UK lawmaker Damian Collins has urged Facebook founder Mark Zuckerberg to reconsider his refusal to appear before the British parliament about data leaks and the rise of fake news.

A man reads a full-page advertisement, taken out by Mark Zuckerberg, the chairman and chief executive officer of Facebook to apologise for the large-scale leak of personal data from the social network, on the back page of a newspaper, in Ripon, England on March 25, 2018.
A man reads a full-page advertisement, taken out by Mark Zuckerberg, the chairman and chief executive officer of Facebook to apologise for the large-scale leak of personal data from the social network, on the back page of a newspaper, in Ripon, England on March 25, 2018. (AFP)

Facebook CEO Mark Zuckerberg's decision not to answer questions from British lawmakers about a scandal over the firm's data is "astonishing," the parliamentary committee chief who invited him to attend said on Tuesday.

"Given the extraordinary evidence that we've heard so far today, it is absolutely astonishing that Mark Zuckerberg is not prepared to submit himself to questioning," Damian Collins said. 

Collins, the chairman of the House of Commons digital, culture and media committee, was speaking during a hearing with a whistle-blower from political consultancy Cambridge Analytica, the firm which got hold of data of millions of Facebook users.

"These are questions of a fundamental importance and concern to Facebook users, as well as to our inquiry as well. We would certainly urge him to think again if he has any care for people that use his company's services," Collins added.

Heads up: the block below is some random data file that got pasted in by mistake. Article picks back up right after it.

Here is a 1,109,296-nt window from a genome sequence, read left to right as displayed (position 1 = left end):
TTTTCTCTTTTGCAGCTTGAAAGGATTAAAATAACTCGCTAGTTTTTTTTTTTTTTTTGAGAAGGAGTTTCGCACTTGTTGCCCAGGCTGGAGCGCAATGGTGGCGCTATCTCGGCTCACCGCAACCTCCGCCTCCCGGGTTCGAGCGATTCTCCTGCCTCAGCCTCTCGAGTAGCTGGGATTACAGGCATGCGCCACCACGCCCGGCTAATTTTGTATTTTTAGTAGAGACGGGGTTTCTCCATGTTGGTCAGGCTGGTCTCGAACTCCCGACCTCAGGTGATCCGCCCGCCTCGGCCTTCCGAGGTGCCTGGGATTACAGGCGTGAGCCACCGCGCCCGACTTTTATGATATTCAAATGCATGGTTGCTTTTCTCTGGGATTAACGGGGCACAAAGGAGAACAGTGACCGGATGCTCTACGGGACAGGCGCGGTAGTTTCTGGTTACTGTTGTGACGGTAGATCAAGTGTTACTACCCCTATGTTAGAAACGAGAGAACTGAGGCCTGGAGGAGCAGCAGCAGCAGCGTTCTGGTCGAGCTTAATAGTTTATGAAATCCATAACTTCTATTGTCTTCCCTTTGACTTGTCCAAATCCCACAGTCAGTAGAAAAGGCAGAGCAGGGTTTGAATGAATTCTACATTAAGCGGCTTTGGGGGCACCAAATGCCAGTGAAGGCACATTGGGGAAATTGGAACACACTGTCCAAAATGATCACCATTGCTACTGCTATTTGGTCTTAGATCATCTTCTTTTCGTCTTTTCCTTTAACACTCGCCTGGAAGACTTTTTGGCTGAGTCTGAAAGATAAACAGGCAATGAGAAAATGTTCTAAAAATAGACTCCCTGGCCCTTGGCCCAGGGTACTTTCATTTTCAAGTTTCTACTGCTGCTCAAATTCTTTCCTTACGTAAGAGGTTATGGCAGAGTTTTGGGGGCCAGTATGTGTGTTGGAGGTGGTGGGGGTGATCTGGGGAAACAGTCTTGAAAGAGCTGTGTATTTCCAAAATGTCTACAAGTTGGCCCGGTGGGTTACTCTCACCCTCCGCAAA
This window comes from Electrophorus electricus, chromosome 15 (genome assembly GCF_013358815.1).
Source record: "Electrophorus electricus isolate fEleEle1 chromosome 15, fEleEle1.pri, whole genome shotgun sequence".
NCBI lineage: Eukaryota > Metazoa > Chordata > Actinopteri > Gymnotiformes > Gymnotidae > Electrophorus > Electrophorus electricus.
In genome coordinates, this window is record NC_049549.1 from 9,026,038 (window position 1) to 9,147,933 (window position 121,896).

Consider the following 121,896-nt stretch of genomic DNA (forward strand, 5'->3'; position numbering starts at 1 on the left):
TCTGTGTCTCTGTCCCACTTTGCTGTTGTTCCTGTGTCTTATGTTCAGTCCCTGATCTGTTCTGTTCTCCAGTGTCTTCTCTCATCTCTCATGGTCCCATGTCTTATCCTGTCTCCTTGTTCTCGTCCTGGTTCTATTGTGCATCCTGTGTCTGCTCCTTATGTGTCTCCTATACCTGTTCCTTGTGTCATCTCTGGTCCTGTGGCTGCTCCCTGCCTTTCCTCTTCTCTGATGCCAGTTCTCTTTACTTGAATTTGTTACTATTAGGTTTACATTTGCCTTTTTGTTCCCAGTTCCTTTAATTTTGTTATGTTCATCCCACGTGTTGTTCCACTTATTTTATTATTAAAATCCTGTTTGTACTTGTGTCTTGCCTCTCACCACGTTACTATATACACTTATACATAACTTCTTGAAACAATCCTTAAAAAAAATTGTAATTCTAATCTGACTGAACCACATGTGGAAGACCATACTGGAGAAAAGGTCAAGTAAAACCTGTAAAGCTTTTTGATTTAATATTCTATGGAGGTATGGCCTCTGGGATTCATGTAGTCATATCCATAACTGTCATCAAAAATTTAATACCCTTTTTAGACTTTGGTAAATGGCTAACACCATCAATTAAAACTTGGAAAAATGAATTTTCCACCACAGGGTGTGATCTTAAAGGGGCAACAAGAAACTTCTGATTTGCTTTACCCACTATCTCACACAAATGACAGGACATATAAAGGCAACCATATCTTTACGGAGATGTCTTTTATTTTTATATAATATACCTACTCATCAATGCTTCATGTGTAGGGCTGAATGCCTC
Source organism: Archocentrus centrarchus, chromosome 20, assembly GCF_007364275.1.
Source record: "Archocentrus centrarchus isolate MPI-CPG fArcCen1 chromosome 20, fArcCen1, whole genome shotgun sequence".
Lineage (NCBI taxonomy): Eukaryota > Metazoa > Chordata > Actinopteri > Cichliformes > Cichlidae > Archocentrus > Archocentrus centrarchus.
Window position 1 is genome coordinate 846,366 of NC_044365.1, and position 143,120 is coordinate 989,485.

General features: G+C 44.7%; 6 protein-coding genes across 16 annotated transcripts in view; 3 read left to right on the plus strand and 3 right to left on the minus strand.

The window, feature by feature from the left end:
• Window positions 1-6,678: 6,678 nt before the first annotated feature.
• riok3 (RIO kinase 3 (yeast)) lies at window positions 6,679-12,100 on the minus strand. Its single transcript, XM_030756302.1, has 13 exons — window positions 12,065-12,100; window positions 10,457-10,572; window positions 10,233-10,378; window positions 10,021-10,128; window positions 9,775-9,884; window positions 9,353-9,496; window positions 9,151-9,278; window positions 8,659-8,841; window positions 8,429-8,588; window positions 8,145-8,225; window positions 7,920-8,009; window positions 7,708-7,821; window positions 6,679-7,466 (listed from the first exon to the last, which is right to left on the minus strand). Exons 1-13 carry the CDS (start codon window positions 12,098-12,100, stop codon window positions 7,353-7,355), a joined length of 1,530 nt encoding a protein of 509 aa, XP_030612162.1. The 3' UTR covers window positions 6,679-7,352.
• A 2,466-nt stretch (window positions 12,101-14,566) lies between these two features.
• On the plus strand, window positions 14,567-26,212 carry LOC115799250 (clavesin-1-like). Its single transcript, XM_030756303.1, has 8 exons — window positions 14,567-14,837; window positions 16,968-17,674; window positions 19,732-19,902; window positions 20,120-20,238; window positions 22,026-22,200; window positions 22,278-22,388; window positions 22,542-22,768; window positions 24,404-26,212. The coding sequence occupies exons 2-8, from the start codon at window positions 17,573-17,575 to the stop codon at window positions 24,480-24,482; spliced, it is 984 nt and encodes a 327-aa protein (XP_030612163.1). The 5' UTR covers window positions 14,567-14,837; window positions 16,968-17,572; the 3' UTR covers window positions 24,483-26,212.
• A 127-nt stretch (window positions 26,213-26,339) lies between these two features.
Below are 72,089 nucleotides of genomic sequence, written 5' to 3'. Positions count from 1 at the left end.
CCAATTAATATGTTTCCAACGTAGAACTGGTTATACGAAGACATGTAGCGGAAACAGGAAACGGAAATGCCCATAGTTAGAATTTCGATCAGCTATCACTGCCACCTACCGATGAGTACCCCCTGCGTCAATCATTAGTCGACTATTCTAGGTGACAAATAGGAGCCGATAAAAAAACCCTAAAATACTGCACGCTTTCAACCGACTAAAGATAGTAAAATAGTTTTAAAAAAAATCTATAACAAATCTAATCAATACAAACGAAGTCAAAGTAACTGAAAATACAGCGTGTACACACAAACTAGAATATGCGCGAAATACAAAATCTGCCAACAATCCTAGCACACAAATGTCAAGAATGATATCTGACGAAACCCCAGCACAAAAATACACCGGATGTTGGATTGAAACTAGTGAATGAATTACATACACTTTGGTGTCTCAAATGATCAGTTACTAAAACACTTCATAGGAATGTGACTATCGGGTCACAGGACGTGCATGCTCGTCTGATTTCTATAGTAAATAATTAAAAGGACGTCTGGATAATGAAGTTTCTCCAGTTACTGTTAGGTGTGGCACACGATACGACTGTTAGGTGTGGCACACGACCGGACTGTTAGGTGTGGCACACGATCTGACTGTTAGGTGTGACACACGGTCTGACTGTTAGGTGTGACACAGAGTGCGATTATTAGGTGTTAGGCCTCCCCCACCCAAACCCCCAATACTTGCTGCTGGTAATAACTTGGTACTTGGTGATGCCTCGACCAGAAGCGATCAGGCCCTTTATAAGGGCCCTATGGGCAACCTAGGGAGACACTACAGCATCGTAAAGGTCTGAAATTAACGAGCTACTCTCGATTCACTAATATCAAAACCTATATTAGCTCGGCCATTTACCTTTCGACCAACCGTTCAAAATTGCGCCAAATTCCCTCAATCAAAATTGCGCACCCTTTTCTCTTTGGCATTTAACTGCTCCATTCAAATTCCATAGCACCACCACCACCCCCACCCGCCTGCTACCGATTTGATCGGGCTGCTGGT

Pressure from the EU

Collins had earlier said it was "appropriate" for Zuckerberg to offer an explanation himself, whether in person or via video-link.

In a letter published by the British committee on Tuesday, Facebook offered to send chief technology officer Mike Schroepfer or chief product officer Chris Cox to London next month to provide answers.

Collins' comments came amid renewed pressure from the European Union to disclose more details about how up to 50 million users' data was alleged to have been taken from Facebook and used in political campaigns.

The EU has given the social media giant two weeks to answer its own queries over the scandal, which has heavily hit Facebook's share price and raised major questions over how social media companies use private data.

Source: Reuters